Time to Trigger Some Changes

The 18th South Korean presidential election ended with the victory of the conservative candidate Park Geun Hye, something that appears to prove that the majority of South Koreans want stability more than they want change. However, it also reveals that differences of ideology, region and generation are deeply rooted in South Korea, and that the newly elected president has a long way to go to overcome these three challenges in the next five years.

Park has promised to be a unifying leader. To do so, she must not only work with her supporters but also her opponents. It will not be easy to embrace both. Needless to say, North Korea will make it even harder to find solutions.

According to the constitution, North Korea is a part of South Korean territory. In other words, the South Korean president is the president of the entire Korean Peninsula. Unless or until the issue of unification is ruled out of national policy, unification will remain one of the biggest historical tasks and responsibilities of any Korean government. It is not a problem that will go away simply by not being mentioned. Even if North Korea were not in official documents, that would not mean that it would cease to exist. South Korea must become actively involved in the North Korea problem, find solutions and eliminate the overhanging security threat.

During the election process, Park promised a more forward-looking policy towards North Korea than that of the Lee Myung Bak administration. In particular, she said that holding talks in pursuit of an apology for the events that led to the May 24th Measures of 2010 would be an appropriate compromise position. South Koreans all agree that North Korean provocations must not be forgiven lightly. The question is what can be done to prevent their recurrence. Obviously, it is best to ensure that the North Korean leadership is aware that it is useless to engage in more death and destruction, and that the only way forward is to live in peace with their South Korean brethren. To do this, South Korea must first make North Korea feel secure, and the best way to do that is to talk to them.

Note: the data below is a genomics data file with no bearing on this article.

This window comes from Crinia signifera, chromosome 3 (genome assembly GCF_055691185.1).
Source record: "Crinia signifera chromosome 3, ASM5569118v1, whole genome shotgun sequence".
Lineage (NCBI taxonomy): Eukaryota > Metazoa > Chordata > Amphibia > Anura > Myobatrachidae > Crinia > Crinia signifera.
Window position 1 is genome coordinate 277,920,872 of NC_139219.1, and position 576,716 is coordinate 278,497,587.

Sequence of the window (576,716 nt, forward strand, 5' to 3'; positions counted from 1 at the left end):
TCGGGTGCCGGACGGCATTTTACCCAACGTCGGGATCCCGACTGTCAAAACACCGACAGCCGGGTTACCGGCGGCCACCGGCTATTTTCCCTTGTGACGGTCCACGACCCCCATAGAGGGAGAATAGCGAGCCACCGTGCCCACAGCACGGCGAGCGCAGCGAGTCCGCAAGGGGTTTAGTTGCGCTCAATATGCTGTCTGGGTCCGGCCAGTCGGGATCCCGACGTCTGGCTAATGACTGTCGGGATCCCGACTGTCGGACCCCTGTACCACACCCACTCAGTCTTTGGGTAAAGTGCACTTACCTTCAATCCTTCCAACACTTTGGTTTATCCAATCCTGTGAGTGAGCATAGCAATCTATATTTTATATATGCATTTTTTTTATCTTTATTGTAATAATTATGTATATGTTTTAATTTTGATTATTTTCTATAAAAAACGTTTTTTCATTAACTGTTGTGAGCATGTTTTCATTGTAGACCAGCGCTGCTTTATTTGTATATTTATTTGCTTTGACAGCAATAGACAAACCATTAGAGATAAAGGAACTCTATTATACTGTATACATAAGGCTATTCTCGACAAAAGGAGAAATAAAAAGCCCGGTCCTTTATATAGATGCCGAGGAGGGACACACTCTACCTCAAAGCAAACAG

Even if only for the sake of the livelihoods that are at stake, cooperation with North Korea is important. South Korea needs to prevent further provocations if it is to attract more foreign investment to its economy. Importing North Korean mineral resources has the potential to reduce costs. South Korean construction companies could work on North Korean infrastructure, and through this create more jobs. But all Park’s plans will prove impossible without North Korea’s consent, and this makes dialogue very important.

Conversation with the North requires a shift in thinking, but it also requires a paradigm-shifting trigger. One such trigger could be to invite a North Korean delegation to the presidential inauguration on February 25th next year. North Korea may also be expecting this from Park, a woman who even met Kim Jong Il herself back in 2002. If it were to happen, today’s ideological confrontation borne of mutual distrust could be somewhat eased, and an era of inter-Korean unity might, just might, be given a chance to begin.

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